Djibouti is a country in Northeast Africa.
The official name of the country is the Republic of Djibouti.
It is bordered by Eritrea in the north, Ethiopia in the west and south, and Somalia in the southeast. The remainder of the border is formed by the Red Sea and the Gulf of Aden at the east.
Djibouti has two official languages: Arabic and French.
As of 1 January 2017, the population of Djibouti was estimated to be 905,618 people.
It is the 146th largest country in the world in terms of land area with 23,200 square kilometers (9,000 square miles).
Djibouti City is the capital and largest city of Djibouti, which is named after it. It is located in the coastal Djibouti Region on the Gulf of Tadjoura. The city is known for its 19th-century architecture and the port at the entrance to the Red Sea.
The country is situated in the Horn of Africa (peninsula in Northeast Africa).
Djibouti can be divided into three major geographic regions: a coastal plain, mountains behind the plain, and a plateau behind the mountains.
Mousa Ali is a 2,021 meters (6,631 feet) stratovolcano located on the tri-point of Ethiopia, Eritrea and Djibouti. The volcano is the highest point in Djibouti.
About 90 percent of Djibouti’s terrain is flat, barren desert land made up of volcanic rock.
The desert terrain of Djibouti is broken in places by salt lakes. The largest of these is Lac Assal [photo below] at 155 meters (509 feet) below sea level, it is the lowest point in Africa and the second-lowest elevation in the world. It is also the world’s saltiest body of water, with a concentration surpassing even that of the Dead Sea. Its water reaches temperatures of up to 57°C (135°F) in the summer.
The country’s flora and fauna live in a harsh landscape with forest accounting for less than one percent of the total area of the country.
The Danakil Desert is a lowland geothermal region which covers much of western Djibouti. The Danakil Desert extends into Ethiopia and Eritrea. The area is known for its volcanoes and extreme heat, with daytime temperatures surpassing 50 °C (122 °F). The Danakil Desert is one of the lowest and hottest places on Earth.
Djibouti has 314 kilometers (195 miles) of coastline. Much of the coastline consists of white and gold, sandy beaches.
There are three national parks in Djibouti: Day Forest National Park, Djibouti National Park and Yoboki National Park. It protects an important forest island in a sea of semi-desert and deserts of Afar region.
Day Forest National Park, also known as Forêt du Day National Park, is a national park in the Goda Mountains of Djibouti. This isolated forest is surrounded by endless semi-deserts and deserts of Afar region. This is the largest forest in Djibouti. The forest has a total area of approximately 13,900 hectares (34,350 acres).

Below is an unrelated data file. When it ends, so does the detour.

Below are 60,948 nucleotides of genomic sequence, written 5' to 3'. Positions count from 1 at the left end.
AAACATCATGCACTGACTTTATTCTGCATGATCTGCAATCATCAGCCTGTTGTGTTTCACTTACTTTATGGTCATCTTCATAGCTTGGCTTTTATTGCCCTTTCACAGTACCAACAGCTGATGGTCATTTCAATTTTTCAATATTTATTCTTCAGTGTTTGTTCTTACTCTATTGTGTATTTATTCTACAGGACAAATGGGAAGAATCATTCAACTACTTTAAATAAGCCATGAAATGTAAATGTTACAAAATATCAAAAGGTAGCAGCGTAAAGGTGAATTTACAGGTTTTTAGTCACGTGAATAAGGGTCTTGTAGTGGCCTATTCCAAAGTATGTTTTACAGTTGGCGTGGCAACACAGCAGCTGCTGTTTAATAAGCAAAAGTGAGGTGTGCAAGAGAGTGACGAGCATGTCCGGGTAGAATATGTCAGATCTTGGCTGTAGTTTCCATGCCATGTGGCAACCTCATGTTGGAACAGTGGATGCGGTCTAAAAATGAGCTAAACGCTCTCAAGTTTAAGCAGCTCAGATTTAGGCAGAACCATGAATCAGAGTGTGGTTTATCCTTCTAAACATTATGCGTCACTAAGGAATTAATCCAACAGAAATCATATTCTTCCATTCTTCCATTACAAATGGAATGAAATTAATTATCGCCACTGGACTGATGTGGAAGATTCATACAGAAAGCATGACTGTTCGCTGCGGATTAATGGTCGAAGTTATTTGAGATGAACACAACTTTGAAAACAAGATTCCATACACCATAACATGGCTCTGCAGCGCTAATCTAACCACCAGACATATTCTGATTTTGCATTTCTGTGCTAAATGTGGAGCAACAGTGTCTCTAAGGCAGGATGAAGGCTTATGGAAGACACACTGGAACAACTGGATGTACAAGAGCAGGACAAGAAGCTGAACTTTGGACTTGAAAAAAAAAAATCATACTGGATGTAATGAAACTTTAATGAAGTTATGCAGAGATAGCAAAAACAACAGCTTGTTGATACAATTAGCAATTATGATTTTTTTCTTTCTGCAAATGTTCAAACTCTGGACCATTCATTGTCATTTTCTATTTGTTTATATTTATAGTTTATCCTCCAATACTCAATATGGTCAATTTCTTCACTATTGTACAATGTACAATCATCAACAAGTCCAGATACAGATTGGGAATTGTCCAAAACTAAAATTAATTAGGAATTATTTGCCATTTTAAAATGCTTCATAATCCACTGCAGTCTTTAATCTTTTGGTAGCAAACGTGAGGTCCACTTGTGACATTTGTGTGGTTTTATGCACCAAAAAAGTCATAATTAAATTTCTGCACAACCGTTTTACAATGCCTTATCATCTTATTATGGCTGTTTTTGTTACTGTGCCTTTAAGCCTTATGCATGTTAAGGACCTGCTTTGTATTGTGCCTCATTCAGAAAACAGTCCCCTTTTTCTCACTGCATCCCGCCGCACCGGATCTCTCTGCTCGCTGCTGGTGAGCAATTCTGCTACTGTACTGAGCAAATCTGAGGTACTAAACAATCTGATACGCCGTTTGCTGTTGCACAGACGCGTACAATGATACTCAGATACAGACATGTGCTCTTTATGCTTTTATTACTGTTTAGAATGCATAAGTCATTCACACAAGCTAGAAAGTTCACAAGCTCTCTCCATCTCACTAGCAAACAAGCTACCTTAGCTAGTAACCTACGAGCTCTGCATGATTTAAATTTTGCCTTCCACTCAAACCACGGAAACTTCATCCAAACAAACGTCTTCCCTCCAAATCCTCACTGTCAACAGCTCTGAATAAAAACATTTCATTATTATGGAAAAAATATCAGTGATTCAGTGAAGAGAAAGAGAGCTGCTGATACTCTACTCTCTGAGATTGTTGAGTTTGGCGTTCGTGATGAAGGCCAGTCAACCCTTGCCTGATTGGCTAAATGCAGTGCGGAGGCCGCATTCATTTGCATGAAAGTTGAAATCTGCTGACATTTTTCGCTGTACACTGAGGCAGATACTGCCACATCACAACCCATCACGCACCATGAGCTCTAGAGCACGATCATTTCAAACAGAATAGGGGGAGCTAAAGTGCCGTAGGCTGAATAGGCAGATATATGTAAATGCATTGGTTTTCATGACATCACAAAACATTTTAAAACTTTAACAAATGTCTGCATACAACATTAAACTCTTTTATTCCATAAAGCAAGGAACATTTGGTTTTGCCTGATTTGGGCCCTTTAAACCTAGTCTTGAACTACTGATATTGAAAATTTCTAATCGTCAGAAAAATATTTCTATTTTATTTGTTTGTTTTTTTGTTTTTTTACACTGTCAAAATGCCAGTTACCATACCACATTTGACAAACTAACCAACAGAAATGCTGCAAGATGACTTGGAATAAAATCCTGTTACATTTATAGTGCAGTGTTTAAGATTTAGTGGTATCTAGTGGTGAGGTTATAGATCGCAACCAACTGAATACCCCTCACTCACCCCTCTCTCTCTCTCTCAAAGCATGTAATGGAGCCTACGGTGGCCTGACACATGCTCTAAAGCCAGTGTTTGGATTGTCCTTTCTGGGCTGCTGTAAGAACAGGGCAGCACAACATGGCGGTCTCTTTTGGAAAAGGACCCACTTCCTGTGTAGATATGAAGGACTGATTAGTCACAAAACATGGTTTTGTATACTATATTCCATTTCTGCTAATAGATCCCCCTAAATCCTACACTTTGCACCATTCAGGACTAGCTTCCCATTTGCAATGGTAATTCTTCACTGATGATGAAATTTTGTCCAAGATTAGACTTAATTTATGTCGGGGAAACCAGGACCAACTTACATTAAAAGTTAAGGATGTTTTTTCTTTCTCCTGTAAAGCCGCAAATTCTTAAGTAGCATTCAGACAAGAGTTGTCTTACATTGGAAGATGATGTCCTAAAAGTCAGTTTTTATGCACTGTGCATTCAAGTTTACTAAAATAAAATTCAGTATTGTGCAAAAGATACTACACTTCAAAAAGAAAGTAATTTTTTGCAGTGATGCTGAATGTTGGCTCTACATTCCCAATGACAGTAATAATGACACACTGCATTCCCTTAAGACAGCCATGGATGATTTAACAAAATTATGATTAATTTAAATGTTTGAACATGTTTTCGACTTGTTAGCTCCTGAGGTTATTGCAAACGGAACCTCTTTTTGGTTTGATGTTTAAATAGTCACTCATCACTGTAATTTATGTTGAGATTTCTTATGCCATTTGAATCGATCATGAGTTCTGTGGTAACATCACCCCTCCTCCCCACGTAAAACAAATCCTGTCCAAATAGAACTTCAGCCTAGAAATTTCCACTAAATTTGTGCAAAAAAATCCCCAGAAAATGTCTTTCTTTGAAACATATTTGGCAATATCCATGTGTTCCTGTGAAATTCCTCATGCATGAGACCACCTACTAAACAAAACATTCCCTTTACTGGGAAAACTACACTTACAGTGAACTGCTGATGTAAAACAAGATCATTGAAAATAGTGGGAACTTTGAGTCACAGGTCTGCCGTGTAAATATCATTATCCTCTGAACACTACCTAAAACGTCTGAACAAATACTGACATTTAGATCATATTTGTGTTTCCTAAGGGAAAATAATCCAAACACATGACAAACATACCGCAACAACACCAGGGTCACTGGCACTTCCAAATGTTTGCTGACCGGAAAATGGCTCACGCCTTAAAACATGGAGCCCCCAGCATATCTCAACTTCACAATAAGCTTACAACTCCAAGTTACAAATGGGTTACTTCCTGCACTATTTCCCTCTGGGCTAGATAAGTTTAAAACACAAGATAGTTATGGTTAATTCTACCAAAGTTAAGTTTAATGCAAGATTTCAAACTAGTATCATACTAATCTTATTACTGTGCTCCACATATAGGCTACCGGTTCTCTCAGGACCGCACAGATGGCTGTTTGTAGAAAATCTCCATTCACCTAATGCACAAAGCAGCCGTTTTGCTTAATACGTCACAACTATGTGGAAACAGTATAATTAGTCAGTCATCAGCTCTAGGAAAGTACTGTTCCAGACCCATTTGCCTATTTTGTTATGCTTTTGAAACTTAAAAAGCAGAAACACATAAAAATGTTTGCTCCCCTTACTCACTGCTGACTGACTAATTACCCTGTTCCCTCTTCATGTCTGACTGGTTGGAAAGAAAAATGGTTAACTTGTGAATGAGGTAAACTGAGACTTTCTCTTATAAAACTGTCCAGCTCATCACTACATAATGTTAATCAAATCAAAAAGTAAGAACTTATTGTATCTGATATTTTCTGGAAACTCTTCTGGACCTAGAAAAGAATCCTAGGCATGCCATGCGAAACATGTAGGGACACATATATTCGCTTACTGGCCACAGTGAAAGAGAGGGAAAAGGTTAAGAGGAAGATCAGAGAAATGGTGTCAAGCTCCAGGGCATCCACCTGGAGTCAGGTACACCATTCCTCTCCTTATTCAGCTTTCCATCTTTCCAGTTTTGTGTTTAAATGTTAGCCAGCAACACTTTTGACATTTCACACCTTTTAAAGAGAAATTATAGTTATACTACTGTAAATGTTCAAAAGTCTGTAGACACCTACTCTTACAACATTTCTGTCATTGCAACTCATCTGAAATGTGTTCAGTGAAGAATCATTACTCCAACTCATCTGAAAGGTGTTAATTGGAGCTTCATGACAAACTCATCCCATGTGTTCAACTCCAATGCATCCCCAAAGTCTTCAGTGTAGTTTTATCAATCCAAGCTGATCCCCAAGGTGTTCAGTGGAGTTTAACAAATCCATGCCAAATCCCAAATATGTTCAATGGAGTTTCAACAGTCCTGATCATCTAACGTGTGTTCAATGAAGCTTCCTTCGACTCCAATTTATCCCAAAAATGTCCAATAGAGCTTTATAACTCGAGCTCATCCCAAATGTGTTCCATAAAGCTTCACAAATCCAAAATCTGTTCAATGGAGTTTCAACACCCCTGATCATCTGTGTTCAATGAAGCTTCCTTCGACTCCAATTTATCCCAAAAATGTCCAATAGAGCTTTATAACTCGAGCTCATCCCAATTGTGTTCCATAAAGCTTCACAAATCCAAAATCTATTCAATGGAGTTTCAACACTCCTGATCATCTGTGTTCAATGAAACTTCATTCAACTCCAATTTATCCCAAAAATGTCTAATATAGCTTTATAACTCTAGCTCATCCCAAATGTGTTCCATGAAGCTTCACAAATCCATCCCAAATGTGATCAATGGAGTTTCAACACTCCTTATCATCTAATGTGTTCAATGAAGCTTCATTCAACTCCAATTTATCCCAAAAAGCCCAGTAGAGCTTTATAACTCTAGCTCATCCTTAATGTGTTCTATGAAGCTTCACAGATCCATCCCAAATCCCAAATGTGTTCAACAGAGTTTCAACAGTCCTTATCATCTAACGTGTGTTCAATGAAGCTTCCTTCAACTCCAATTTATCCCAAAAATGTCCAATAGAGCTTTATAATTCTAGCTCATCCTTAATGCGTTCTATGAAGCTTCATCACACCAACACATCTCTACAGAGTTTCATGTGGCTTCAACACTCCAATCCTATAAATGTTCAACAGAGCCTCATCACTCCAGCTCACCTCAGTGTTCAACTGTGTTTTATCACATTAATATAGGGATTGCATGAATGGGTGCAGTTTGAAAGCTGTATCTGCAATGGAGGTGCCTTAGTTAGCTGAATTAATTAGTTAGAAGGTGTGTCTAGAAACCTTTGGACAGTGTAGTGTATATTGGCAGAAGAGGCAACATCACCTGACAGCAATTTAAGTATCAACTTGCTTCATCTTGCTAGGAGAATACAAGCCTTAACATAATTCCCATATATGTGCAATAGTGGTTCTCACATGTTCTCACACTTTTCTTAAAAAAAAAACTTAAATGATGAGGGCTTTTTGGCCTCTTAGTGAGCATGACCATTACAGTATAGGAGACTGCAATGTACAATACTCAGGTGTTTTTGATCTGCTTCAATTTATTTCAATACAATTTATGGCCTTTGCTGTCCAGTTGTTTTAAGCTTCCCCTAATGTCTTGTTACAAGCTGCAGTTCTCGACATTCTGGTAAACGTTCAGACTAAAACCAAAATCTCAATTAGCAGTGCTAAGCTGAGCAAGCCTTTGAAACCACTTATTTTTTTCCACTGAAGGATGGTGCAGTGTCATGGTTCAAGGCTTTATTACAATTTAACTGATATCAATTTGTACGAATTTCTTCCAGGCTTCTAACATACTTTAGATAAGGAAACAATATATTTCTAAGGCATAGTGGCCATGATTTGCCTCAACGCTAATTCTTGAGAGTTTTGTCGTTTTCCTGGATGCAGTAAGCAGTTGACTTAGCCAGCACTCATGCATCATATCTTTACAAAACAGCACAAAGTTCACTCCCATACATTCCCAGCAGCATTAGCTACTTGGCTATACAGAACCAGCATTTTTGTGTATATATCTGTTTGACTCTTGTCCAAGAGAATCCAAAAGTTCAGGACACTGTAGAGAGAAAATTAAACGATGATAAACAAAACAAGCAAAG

The Aquarium Tropical de Djibouti is one of the country’s top tourist attractions. Located in the historic part of Djibouti City, it’s considered one of the best in all of Africa. It’s designed so that you feel like you’re underwater in the Red Sea, getting a firsthand look at marine life in this unique body of water.
The Djibouti area has been inhabited since at least the Neolithic.
Pottery predating the mid-2nd millennium has been found at Asa Koma, an inland lake area on the Gobaad Plain.
In antiquity, the territory was part of the Land of Punt and then Sabean and Axumite rule.
The Djibouti area, along with other localities in the Horn region, was later the seat of the medieval Adal and Ifat Sultanates.
In the late 19th century, the colony of French Somaliland was established following treaties signed by the ruling Issa Somali and Afar Sultans with the French.
It was subsequently renamed to the French Territory of the Afars and the Issas in 1967.
In 1977, the Djiboutian people voted for independence, officially marking the establishment of the Republic of Djibouti.
In the early 1990s, tensions over government representation led to armed conflict, which ended in a power sharing agreement in 2000 between the ruling party and the opposition.
The economy of Djibouti is derived in large part from its strategic location on the Red Sea. Its port is the lifeblood of its economy, providing the biggest source of income and employment in this otherwise barren country.
Djibouti’s climate is significantly warmer and has significantly less seasonal variation than the world average. Mean daily maximum temperatures range from 32 to 41 °C (90 to 106 °F), except at high elevations, where the effects of a cold offshore current can be felt.
According to the country profile related to biodiversity of wildlife in Djibouti, the nation contains more than 820 species of plants, 493 species of invertebrates, 455 species of fish, 40 species of reptiles, 3 species of amphibians, 360 species of birds and 66 species of mammals.
The Djiboutian Franc is the official currency of the state.
Football is the most popular sport amongst Djiboutians.
Khat chewing is common in Djibouti. Khat is a flowering plant and contains the alkaloid cathinone, an amphetamine-like stimulant, which is said to cause excitement, loss of appetite, and euphoria. The World Health Organization (WHO) classified it as a drug of abuse.